Practical Ethics - materials for students
Brief lectures on 3 common ethical approaches
Fun! To use pictures like these. But there is something deeply wrong with this picture.
The first wrong is that I simply grabbed it from the internet. Isn't it a form of theft? But the picture is publicly accessible anyway, and if I use it, no one will miss it. So it is not immediately clear whether that using this picture is a wrong or right thing to do. Of course even moral philosophers can be bad girls or guys.
The second thing is that this picture is fully misleading on this page. Ethics and ethical reflection - especially in professional ethics courses - is hardly about choosing between what is clearly right (what the angel says) and what is wrong (what the devil pushes you to choose). The central issue of almost any ethics course or ethical dilemma, is that it is often far from clear about what is the right thing to do. And that it is important to think, discuss, and argue about that, in order to come to conclusions that can be justified to one another. And that requires some deliberation, argumentation and philosophical skills. Ethics is not so much about learning how you should act, much more about how to think about how to act.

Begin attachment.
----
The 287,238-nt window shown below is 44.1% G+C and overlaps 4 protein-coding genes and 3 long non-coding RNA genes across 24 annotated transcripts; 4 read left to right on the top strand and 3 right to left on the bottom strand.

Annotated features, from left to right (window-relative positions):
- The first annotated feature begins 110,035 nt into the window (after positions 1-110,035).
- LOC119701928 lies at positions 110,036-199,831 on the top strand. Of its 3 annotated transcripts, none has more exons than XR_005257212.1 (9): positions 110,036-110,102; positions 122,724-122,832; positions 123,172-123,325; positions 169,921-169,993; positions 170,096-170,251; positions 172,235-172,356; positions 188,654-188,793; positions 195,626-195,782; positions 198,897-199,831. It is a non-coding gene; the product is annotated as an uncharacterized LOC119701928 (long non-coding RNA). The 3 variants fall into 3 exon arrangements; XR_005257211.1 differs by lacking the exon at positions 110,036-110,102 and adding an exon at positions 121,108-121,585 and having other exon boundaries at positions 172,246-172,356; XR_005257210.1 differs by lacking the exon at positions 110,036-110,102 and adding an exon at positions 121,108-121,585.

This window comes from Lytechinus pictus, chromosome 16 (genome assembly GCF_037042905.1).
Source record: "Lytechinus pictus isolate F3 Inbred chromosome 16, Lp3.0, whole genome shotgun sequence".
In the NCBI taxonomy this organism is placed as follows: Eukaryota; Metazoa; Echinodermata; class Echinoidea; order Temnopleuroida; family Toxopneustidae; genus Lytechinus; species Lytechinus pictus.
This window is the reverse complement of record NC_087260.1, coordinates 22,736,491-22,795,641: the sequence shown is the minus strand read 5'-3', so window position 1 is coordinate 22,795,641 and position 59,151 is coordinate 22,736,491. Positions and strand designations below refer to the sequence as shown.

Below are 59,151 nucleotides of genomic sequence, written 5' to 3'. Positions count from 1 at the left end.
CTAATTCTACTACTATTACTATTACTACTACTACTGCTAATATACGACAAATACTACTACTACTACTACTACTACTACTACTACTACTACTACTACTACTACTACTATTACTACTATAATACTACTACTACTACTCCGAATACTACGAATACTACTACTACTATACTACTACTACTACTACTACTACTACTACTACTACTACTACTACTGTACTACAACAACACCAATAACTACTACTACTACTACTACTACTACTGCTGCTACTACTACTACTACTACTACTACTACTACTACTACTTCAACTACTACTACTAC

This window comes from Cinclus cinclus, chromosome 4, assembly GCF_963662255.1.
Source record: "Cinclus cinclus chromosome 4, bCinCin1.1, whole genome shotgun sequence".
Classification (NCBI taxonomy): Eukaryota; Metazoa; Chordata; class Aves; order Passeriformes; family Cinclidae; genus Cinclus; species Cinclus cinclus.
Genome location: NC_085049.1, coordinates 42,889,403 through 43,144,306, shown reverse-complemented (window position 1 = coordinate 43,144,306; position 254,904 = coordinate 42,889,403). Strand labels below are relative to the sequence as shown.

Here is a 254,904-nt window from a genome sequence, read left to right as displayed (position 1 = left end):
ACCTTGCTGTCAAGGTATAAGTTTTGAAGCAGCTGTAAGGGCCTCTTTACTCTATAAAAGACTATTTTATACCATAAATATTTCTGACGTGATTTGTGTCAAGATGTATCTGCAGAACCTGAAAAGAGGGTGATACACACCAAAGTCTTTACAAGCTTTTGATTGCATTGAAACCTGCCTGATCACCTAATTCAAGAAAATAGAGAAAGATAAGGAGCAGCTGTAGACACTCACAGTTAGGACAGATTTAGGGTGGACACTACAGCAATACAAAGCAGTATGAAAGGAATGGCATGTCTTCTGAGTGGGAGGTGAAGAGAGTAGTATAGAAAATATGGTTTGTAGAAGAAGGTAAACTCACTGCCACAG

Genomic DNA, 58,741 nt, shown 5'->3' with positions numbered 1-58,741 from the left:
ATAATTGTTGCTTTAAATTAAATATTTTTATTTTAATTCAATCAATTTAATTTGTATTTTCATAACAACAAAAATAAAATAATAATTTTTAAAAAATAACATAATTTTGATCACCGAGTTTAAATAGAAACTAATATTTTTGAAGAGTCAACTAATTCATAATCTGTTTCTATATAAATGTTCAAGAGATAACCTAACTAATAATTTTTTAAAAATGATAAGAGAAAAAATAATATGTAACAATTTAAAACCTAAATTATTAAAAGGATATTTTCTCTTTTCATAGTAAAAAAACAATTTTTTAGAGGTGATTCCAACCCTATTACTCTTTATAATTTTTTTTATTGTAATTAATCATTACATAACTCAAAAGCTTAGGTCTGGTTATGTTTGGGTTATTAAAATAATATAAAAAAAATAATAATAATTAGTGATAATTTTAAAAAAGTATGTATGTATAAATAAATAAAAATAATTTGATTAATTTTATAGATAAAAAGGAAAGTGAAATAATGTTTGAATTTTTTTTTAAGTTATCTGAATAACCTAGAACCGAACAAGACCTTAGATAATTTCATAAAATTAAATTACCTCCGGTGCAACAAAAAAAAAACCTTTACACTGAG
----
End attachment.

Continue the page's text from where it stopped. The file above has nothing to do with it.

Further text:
What is fun is that such reflection often involves asking questions about things that we normally take for granted. To give just one example: if we wonder about whether or not it is wrong to just grab a picture from the web and use it on your personal website, it might be helpful to think about what makes stealing wrong. And is that reason at issue, when one is re-using this picture? Go ahead and think!